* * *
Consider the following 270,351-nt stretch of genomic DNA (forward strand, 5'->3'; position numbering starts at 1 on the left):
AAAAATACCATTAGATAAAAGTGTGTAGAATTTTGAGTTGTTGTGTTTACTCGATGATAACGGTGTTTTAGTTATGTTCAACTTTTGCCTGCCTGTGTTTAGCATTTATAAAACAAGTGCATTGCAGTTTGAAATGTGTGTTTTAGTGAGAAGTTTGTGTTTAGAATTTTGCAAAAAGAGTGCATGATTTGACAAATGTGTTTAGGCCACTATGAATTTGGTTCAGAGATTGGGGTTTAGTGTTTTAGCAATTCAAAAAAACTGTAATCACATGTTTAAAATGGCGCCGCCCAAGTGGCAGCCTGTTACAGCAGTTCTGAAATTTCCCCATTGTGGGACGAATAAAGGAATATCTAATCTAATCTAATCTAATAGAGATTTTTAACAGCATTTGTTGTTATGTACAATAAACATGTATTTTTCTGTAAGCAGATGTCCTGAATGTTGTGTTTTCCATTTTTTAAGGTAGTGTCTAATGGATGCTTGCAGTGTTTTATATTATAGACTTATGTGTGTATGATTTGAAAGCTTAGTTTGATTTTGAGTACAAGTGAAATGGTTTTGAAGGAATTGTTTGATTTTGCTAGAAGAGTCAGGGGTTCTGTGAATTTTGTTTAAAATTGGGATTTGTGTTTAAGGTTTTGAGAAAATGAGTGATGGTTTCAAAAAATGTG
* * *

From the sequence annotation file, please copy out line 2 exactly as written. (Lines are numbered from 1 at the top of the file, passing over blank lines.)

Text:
AAAAATACCATTAGATAAAAGTGTGTAGAATTTTGAGTTGTTGTGTTTACTCGATGATAACGGTGTTTTAGTTATGTTCAACTTTTGCCTGCCTGTGTTTAGCATTTATAAAACAAGTGCATTGCAGTTTGAAATGTGTGTTTTAGTGAGAAGTTTGTGTTTAGAATTTTGCAAAAAGAGTGCATGATTTGACAAATGTGTTTAGGCCACTATGAATTTGGTTCAGAGATTGGGGTTTAGTGTTTTAGCAATTCAAAAAAACTGTAATCACATGTTTAAAATGGCGCCGCCCAAGTGGCAGCCTGTTACAGCAGTTCTGAAATTTCCCCATTGTGGGACGAATAAAGGAATATCTAATCTAATCTAATCTAATAGAGATTTTTAACAGCATTTGTTGTTATGTACAATAAACATGTATTTTTCTGTAAGCAGATGTCCTGAATGTTGTGTTTTCCATTTTTTAAGGTAGTGTCTAATGGATGCTTGCAGTGTTTTATATTATAGACTTATGTGTGTATGATTTGAAAGCTTAGTTTGATTTTGAGTACAAGTGAAATGGTTTTGAAGGAATTGTTTGATTTTGCTAGAAGAGTCAGGGGTTCTGTGAATTTTGTTTAAAATTGGGATTTGTGTTTAAGGTTTTGAGAAAATGAGTGATGGTTTCAAAAAATGTG